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Monday, December 7, 2009 marked the 68th anniversary of the Pearl Harbor attacks. Survivors of the assault participated in a commemorative wreathlaying ceremony at the Navy Memorial in Washington, DC. The presiding officers of the memorial were (from left to right) Retired Rear Admiral Edward "Ted" K. Walker, Jr. (second from left), Rear Admiral Patrick Lorge, Retired Commander John Budzik, and Mr. John Carl Mindte.

All photos by Jeff Malet / maletphoto.com




The ceremony began at 1:00 p.m. on Monday, December 7 and featured performances by the United States Navy Band.

Photo by Jeff Malet / maletphoto.com






Jeff Malet / maletphoto.com






Jeff Malet / maletphoto.com




Retired Commander Budzik, a survivor of the 1941 attacks, lays a wreath during the ceremony. Budzik joined the Navy in 1939 and retired as a commander with 28 years of service.

Jeff Malet / maletphoto.com




Survivors of the attack preside over the ceremony, including Retired Admiral Edward "Ted" K. Walker Jr. As a nine-year-old son of a naval officer, Walker directly witnessed the Pearl Harbor attacks. He now serves on the Board of the United States Navy Memorial.

Jeff Malet / maletphoto.com




Retired Rear Admiral Walker, Rear Admiral Lorge, and Retired Commander Budzik.

Jeff Malet / maletphoto.com




Retired Commander Budzik.

Jeff Malet / maletphoto.com




The Navy Ceremonial Gaurd.

Jeff Malet / maletphoto.com




The Pearl Harbor Survivors Association, the Naval group that attends the annual commemoration, said that next year's ceremony may the group's last "given the age of their members." From the AP report: "The youngest survivors are now about 85 years old, and their numbers are dwindling. Richard Laubert, 89 years old, said he hopes to return for the 69th anniversary next year."

Jeff Malet / maletphoto.com

Rep. Raúl M. Grijalva (D-AZ), the co-chairman of the House Progressive Caucus, released a statement today calling a reported compromise on the public option "troubling."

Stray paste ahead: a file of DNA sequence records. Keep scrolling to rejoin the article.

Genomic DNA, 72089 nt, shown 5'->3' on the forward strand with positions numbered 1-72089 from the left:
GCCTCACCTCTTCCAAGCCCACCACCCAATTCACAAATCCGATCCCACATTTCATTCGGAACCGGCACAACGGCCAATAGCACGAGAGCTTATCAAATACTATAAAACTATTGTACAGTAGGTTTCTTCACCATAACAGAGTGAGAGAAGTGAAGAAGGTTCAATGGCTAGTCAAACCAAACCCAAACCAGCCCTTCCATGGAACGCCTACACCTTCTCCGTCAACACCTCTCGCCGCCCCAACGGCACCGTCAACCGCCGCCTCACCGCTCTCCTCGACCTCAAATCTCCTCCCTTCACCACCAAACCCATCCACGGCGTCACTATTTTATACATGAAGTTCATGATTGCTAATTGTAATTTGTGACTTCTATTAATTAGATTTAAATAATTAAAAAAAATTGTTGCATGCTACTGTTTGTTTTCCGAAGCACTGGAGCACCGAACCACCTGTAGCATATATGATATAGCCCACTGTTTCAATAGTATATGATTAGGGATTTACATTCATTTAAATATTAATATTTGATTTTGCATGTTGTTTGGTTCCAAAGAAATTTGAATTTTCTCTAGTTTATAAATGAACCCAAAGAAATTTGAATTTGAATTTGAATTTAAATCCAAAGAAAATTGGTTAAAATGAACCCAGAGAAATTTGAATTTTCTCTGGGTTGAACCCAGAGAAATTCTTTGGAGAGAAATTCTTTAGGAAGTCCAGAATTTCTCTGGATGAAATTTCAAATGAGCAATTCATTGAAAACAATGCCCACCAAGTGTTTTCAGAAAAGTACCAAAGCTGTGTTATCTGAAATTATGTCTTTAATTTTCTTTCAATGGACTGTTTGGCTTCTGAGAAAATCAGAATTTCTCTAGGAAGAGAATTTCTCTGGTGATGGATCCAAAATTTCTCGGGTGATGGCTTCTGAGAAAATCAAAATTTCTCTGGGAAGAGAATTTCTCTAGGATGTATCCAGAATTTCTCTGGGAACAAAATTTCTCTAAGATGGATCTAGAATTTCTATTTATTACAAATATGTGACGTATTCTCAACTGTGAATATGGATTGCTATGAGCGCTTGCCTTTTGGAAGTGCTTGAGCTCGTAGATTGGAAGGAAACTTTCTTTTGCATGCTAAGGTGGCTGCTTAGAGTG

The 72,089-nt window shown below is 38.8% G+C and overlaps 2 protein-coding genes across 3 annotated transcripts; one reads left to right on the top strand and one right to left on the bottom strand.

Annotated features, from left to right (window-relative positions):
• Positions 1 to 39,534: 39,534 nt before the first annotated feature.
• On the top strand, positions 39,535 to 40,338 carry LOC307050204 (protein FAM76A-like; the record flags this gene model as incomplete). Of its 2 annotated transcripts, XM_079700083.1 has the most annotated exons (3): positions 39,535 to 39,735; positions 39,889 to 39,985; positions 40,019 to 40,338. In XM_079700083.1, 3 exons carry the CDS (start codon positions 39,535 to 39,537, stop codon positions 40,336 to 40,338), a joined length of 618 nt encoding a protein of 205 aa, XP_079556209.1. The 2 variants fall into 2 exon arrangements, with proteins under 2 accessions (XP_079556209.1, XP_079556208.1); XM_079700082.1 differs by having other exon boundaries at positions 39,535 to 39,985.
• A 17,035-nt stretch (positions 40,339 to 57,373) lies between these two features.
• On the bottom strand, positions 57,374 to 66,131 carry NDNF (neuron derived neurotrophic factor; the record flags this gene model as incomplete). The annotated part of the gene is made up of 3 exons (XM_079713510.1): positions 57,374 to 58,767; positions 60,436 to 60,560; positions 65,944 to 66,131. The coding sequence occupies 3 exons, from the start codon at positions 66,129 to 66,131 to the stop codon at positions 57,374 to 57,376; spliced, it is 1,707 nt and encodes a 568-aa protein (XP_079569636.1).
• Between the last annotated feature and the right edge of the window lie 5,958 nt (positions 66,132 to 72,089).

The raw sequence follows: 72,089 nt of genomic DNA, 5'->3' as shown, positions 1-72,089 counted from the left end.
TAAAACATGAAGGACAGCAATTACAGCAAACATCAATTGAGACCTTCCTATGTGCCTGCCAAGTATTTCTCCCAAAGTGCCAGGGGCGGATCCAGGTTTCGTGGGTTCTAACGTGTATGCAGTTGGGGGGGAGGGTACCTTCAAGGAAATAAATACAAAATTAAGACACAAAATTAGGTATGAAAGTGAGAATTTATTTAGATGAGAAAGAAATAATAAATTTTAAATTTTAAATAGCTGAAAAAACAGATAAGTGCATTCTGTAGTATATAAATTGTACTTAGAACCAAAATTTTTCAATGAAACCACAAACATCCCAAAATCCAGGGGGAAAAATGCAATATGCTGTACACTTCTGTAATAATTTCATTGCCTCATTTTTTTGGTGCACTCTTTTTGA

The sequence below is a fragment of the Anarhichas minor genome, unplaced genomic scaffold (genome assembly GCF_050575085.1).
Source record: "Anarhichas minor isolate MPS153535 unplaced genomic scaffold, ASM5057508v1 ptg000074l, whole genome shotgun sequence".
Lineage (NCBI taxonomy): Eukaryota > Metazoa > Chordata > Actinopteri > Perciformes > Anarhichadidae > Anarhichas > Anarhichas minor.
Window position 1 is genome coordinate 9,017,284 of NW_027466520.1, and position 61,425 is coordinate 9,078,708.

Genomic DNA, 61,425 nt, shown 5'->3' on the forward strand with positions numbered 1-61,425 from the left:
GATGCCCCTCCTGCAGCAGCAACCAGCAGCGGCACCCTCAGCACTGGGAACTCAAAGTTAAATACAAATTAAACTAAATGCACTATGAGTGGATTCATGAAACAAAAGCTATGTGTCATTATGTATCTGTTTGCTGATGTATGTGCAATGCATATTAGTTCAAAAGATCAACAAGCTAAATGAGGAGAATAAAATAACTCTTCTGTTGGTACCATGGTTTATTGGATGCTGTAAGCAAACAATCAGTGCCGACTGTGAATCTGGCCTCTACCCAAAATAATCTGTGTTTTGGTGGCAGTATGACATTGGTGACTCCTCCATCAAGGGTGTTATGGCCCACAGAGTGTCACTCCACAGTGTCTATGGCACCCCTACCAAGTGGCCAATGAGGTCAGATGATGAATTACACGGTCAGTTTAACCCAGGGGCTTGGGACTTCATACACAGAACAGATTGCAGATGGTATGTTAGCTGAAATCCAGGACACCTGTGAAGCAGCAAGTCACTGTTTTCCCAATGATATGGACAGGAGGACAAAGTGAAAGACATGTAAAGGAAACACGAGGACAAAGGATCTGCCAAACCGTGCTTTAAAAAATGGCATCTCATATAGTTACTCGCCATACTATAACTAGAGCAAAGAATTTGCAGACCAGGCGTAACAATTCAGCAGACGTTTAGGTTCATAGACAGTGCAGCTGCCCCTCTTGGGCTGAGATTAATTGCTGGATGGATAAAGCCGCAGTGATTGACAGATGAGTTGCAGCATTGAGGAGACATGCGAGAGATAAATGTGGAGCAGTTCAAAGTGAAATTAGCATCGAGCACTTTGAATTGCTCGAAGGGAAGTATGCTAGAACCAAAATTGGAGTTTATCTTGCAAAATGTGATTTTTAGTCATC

Leaders "have already compromised far too much," Grijalva said.

Ten Senate Democrats -- five conservatives and five progressive -- have been meeting to work out a compromise on the public option. One option on the table is to water down or remove the public option but allow some people between 55 and 65 buy into Medicare. Another is to lower the eligibility age altogether.

Here is the full text of Grijalva's statement:

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In an interview last Friday with conservative talk radio host Lars Larson, Sarah Palin left the door wide open to running for president in 2012 -- as a third-party candidate, not a Republican.

"That depends on how things go in the next couple of years," said Palin, when asked whether she would consider the move.

She further explained: "If the Republican party gets back to that [conservative] base, I think our party is going to be stronger and there's not going to be a need for a third party, but I'll play that by ear in these coming months, coming years."

A security consultant who was a passenger on AirTran Flight 297 says the man who claims he thwarted porn-watching Muslim hijackers clearly fabricated the story, but Brent Brown adds that the airline's version of events underplays the seriousness of what happened.

Brown told WSBTV that Tedd Petruna, who says a group of Muslim terrorists were casing the plane, is "living in a fantasy world." (Petruna now has his own hash tag on Twitter.)